2

I am about to get my driveway full slabbed using normal concrete slabs like below (i will be using rectangle slabs as opposed to square).

http://i742.photobucket.com/albums/xx67/cookiewales/musswell%20hill%20north%20london/155.jpg

The builders that came to give me an estimate said it would be best if cement was placed under the slabs so they stay together. I was just wondering if this was common practice? Is it better to have concrete as opposed to just sand or even soil?

  • 1
    (BTW, cement is not the same as concrete...) I'd be worried that the slabs would tip relative to each other, so the drive would get more and more bumpy. Concrete would support the joints so that they'd stay flush. – Daniel Griscom Apr 28 '16 at 15:38
  • Why would you pay to have a concrete slab poured, then cover it with concrete tiles? – isherwood Apr 28 '16 at 15:51
  • 1
    Aside from mechanical issues, one thing you need to be concerned with is that, unless you pour concrete under these blocks, within a few years you will have aggressive weeds growing through every gap between blocks. If it were only a walkway, packing gaps with mortar might have mitigated the problem (though not solved it completely), but, with vehicle traffic, I don't think that mortar joints would hold up for long. – Eugene Smith Apr 28 '16 at 18:11
  • 2
    That's not going to do anything. Individual pads under your slabs won't be any more stable than the slabs themselves. A properly-prepared sand/gravel base is the right solution. – isherwood Apr 28 '16 at 18:24
  • 2
    You like this look, or you already have tiles on hand? If you just like the look, go with stamped concrete; notice how at least two of those tiles are cracked. Movement isn't as much as a concern as the substrate being able to support them. – Mazura Apr 28 '16 at 18:26
3

You do not want to just place the concrete tiles on native ground soil. A proper installation would be to dig out the native soil down to a solid base. Then lay in a layer of crushed rock to aid in water drainage. Directly under the concrete tiles would be some sand that makes it possible to level and even out the tile installation.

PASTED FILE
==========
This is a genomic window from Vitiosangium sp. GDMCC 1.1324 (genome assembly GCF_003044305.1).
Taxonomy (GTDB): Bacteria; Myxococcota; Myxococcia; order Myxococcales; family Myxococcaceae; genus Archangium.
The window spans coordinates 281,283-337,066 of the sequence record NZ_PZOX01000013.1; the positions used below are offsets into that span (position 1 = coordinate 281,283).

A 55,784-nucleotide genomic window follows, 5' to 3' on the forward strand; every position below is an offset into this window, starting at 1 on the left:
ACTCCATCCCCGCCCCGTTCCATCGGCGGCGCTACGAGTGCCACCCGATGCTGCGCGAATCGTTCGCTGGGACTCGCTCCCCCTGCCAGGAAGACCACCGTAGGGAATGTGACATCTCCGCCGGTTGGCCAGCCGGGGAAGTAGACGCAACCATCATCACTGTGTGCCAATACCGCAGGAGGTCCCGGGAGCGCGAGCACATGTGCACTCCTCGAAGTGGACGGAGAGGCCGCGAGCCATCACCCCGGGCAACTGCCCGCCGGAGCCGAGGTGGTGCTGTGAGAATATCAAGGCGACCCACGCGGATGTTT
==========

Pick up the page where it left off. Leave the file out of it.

With the correct materials that are properly packed in and if the water drainage from the area is implemented correctly an installation should stand up well without adding concrete under the tiles. But keep in mind that they will move around if there is winter frost action, an unstable base soil, very large vehicles driving over them or if there is a regular flow of water over and between the tiles down into the base materials. This movement can be mitigated by placing concrete under the tiles but there is a tendency to make this layer fairly thin and this can still crack and allow tile movements.

My recommendation, if you want a driveway that will stand up to these stresses, would be to not use these tiles at all. Instead put down the crushed rock base and sand as a base. Then place in heavy duty wire mesh AND rebar in both directions in a manner that it ends up in the concrete as opposed to laying on the sand. Pour concrete to a good thickness (using 2x6 forms is far better than using 2x4 forms). Once the concrete is poured and being finished there are any number of techniques that can be used to make it look less like a slab. The simplest would be to surface groove it to look similar to the tiles. Other techniques include embedding brick borders, pebble surface finish, or even brick like patterning rolled into the surface. The latter is often done with the concrete dyed a reddish color.

  • Stamped concrete, plus one. – Mazura Apr 28 '16 at 18:26
2

Both sand and soil will not hold up long as water flows through the cracks the slabs will sink when driven over. At a minimum 3-4" of crushed quarry rock heavy compacted. Concrete under the edges to tie them together would be much better at least 2" thick in my opinion.

Your Answer

By clicking “Post Your Answer”, you agree to our terms of service, privacy policy and cookie policy

Not the answer you're looking for? Browse other questions tagged or ask your own question.